Luis Castillo (CIN)
Castillo was on nearly everyone’s sleeper or breakout list last year, and he burned anyone who took him early. Most expected the 17.2% HR/FB rate he posted during 2017’s electric run to go down, but it instead actually increased to 17.9% in 2018. His K/9 also regressed, down from 9.87 in 2017 to 8.75 in 2018. Despite this, many are once again predicting that this will be the year Castillo breaks out, pointing to an xFIP of 3.69, elite velocity, and yet another strong finish to a season highlighted by a near 25% K rate and 2.63 ERA in the second half.
That being said, the reward is hampered by risk since we’ve never seen Castillo do it over a full season, and he still starts half his games in the sandbox that is Great American Ballpark. The key stats here, though, are his ground-ball and hard-hit rates. Castillo posted an elite 58.8 GB% and a hard-hit rate of 29.6% in 2017. The allure from last offseason was finding a pitcher who could post a K/9 over 9.00 who didn’t get hit especially hard and induced ground balls at an elite rate, thus mitigating the damage done by the home-run ball. Instead, we saw Castillo’s ERA go up more than a full run, as the HR/9 shot up from 1.11 in 2017 to 1.49 in 2018 and the Hard% jumped from 29.6 to 38.4%. It’s no coincidence that this coincided with a major drop in GB% (45.9%). Castillo’s velocity and ability to generate swings and misses remains unquestioned, but his inability to harness all his tools over a full season makes drafting him a gamble.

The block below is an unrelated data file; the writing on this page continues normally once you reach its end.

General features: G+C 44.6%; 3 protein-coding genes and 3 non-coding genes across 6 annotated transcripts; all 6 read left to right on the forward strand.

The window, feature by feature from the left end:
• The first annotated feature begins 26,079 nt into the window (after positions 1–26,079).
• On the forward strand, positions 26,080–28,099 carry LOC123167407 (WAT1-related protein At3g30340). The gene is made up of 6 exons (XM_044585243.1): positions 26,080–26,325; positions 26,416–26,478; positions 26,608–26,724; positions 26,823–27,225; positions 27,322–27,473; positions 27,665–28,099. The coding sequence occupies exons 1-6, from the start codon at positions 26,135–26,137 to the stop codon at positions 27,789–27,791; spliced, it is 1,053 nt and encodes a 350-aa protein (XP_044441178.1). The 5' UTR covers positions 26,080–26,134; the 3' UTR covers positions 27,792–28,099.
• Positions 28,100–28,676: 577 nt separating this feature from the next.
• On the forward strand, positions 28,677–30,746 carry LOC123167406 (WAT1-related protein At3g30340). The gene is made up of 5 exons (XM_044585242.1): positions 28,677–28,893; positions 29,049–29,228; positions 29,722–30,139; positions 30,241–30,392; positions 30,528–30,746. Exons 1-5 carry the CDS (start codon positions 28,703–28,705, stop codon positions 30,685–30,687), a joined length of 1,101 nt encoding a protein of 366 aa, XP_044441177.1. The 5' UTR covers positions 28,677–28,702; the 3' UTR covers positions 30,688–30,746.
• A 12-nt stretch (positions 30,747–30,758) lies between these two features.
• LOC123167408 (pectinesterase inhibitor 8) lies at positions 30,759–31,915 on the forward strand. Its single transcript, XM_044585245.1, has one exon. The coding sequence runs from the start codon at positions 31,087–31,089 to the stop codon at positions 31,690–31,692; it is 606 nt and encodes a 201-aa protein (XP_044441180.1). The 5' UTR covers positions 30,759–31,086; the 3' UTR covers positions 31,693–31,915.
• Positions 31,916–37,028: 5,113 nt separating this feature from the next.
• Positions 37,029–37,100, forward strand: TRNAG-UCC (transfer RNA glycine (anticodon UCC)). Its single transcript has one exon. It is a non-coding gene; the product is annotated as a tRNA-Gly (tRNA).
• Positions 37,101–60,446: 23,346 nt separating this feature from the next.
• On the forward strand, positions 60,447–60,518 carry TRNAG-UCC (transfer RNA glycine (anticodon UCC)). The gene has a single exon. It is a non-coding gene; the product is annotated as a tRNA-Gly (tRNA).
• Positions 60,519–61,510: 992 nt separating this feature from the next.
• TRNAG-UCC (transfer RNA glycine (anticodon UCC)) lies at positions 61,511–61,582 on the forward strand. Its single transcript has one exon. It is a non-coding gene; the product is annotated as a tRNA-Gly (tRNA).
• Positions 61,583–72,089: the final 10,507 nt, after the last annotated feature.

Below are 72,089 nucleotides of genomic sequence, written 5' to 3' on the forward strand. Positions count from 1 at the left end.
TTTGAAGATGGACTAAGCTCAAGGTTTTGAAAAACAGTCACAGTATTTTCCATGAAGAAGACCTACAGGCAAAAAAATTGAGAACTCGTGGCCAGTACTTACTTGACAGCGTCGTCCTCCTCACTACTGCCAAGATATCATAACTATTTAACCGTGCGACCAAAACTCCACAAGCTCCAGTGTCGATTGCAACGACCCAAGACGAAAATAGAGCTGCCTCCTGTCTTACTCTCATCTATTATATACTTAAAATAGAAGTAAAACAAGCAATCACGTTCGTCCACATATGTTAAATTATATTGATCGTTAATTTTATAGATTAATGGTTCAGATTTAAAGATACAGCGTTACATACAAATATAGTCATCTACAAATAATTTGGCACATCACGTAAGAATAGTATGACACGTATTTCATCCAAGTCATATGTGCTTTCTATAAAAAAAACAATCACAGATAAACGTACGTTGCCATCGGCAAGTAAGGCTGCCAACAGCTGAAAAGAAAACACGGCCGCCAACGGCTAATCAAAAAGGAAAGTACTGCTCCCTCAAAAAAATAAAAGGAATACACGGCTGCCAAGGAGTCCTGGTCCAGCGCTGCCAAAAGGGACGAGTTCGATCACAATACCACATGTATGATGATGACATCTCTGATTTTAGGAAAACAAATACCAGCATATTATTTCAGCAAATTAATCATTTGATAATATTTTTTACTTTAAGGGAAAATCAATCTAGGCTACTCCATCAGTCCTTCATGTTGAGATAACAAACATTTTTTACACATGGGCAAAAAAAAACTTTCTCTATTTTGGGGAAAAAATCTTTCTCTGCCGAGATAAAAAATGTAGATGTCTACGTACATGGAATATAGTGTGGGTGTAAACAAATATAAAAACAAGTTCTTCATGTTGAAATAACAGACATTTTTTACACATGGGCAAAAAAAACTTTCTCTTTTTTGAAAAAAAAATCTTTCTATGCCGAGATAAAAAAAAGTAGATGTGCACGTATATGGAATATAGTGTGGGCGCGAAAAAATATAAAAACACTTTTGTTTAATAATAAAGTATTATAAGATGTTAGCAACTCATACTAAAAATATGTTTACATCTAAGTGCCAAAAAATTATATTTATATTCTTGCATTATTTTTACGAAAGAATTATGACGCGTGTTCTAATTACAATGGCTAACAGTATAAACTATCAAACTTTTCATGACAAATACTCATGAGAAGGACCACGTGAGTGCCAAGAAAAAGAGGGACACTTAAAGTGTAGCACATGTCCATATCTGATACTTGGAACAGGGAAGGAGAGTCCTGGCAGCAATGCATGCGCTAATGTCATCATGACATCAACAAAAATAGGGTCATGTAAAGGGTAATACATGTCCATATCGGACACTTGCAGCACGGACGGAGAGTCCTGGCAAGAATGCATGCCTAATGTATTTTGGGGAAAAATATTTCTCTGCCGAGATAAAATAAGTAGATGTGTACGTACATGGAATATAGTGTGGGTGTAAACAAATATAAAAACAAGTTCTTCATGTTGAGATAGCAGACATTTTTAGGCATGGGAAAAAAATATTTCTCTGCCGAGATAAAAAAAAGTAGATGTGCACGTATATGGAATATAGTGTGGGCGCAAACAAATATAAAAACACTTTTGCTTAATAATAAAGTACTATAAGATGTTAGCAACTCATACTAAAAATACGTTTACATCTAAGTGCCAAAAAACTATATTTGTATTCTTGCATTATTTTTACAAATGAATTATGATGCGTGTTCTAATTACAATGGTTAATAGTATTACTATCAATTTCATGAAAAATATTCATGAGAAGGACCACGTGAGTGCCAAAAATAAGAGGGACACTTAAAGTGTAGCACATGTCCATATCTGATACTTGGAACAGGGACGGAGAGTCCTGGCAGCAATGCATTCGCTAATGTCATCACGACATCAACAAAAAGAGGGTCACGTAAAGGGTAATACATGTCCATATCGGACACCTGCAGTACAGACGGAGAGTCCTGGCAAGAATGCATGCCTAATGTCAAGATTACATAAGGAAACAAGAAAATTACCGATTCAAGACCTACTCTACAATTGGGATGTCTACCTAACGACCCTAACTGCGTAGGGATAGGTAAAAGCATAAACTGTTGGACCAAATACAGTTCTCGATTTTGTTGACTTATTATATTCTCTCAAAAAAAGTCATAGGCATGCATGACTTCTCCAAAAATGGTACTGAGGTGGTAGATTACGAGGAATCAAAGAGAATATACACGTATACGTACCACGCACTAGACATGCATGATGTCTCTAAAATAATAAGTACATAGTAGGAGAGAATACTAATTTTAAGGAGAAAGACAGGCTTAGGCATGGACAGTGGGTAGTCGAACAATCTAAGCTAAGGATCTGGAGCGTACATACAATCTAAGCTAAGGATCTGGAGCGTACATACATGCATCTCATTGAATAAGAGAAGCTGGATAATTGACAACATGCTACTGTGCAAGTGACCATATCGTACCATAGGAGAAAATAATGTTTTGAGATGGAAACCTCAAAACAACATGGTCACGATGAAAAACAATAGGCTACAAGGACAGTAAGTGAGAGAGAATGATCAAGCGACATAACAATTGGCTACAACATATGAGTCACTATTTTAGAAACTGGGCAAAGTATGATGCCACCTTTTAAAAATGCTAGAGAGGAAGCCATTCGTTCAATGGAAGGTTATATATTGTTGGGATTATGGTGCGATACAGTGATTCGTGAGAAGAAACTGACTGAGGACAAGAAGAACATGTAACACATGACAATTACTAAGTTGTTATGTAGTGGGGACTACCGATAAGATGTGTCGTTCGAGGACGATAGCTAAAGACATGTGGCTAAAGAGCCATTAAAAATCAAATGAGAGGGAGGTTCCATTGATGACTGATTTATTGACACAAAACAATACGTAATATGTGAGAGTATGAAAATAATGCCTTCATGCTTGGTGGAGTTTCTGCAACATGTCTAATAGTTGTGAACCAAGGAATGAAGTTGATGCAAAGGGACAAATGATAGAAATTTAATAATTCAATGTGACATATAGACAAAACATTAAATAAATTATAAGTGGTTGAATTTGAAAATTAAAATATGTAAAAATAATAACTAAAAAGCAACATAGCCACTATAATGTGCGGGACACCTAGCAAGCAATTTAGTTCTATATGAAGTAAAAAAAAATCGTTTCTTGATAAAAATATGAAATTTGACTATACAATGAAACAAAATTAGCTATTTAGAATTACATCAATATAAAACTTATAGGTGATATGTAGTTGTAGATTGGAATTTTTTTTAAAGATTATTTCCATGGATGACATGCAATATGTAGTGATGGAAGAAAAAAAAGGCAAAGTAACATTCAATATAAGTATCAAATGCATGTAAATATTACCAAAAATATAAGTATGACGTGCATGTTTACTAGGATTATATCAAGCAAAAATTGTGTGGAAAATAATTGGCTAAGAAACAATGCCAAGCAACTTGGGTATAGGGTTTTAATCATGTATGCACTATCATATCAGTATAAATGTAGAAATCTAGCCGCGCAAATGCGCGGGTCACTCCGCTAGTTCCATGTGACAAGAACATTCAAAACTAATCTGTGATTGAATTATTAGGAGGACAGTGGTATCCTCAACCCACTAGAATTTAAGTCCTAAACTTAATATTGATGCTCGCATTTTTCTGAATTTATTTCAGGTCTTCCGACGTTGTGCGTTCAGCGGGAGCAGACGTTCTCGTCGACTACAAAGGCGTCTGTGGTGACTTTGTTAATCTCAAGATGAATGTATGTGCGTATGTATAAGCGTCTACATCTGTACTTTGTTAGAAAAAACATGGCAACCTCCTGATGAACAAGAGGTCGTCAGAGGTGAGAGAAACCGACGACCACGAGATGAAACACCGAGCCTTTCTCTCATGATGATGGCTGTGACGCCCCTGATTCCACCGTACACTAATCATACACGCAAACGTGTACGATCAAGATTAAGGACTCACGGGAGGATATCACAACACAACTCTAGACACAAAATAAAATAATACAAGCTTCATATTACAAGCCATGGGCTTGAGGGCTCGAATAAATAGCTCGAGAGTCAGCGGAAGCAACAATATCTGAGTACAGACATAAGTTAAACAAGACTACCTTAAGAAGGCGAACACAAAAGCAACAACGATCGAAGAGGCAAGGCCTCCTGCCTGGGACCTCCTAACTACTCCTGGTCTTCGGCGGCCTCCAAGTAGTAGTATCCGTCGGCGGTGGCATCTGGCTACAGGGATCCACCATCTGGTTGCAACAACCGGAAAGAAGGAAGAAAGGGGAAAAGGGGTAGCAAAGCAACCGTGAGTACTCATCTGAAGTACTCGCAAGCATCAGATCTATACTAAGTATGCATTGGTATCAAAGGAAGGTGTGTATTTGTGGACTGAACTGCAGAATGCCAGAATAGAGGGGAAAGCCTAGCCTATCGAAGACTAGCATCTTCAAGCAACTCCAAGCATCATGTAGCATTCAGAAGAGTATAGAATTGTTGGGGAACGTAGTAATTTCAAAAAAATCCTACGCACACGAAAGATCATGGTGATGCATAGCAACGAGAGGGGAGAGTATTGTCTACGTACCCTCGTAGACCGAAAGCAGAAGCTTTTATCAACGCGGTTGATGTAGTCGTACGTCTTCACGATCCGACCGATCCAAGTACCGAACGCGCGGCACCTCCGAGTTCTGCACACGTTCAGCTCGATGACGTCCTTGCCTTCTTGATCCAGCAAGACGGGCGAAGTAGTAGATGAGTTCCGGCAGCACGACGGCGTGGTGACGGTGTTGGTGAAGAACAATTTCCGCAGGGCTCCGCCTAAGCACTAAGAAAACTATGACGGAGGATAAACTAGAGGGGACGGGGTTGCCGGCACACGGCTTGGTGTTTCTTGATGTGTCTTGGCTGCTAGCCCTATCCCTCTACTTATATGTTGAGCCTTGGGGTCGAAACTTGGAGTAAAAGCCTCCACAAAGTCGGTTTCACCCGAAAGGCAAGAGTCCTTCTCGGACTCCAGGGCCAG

Yu Darvish (CHC)
Darvish was once one of the top pitchers in all of baseball, the prize trade acquisition by the Los Angeles Dodgers for their World Series run in 2017. Since then, he’s battled shoulder injuries and undergone surgery to his pitching elbow. He’s 32 years old now, and while his elite slider will keep his strikeout rate above 25%, you’re betting on health to match the production.
The good thing is that Darvish is going much later in drafts than he once did, but there’s just as good of a chance that he breaks on you as there is that he will return to the ace of old and offer number one starter fantasy production at a number three starter price. Given that, even drafting him as a third starter carries risk considering the other arms at his ADP you could draft instead (Eduardo Rodriguez, Kyle Hendricks, and Shane Bieber). For those seeking upside, one has to wonder if the younger Rodriguez and Bieber carry less risk, and Hendricks certainly fits the bill as a steady SP3, even if the upside isn’t there.
Nick Pivetta (PHI)
Although Pivetta teased a breakout last year thanks to swing-and-miss stuff and a monstrous 10.32 K/9, the home runs (17% career HR/FB) and less than stellar command will always make him a volatile asset. There’s no question Pivetta has electric stuff, and his walk rate improved to a respectable 2.8 BB/9, but he can’t seem to avoid the big inning. If he continues to leave too many pitches over the middle of the plate, he’s going to continue to have an ERA that hovers well above 4.00.
Pivetta’s fastball isn’t particularly effective, so he threw it less last year in favor of more effective sliders and curveballs. His improvement should be noted, but a 4.77 ERA and 1.30 WHIP hardly make him a reliable asset yet. The upside with Pivetta is immense, but until he demonstrates better command, drafting him will be an exercise of weighing risk versus reward.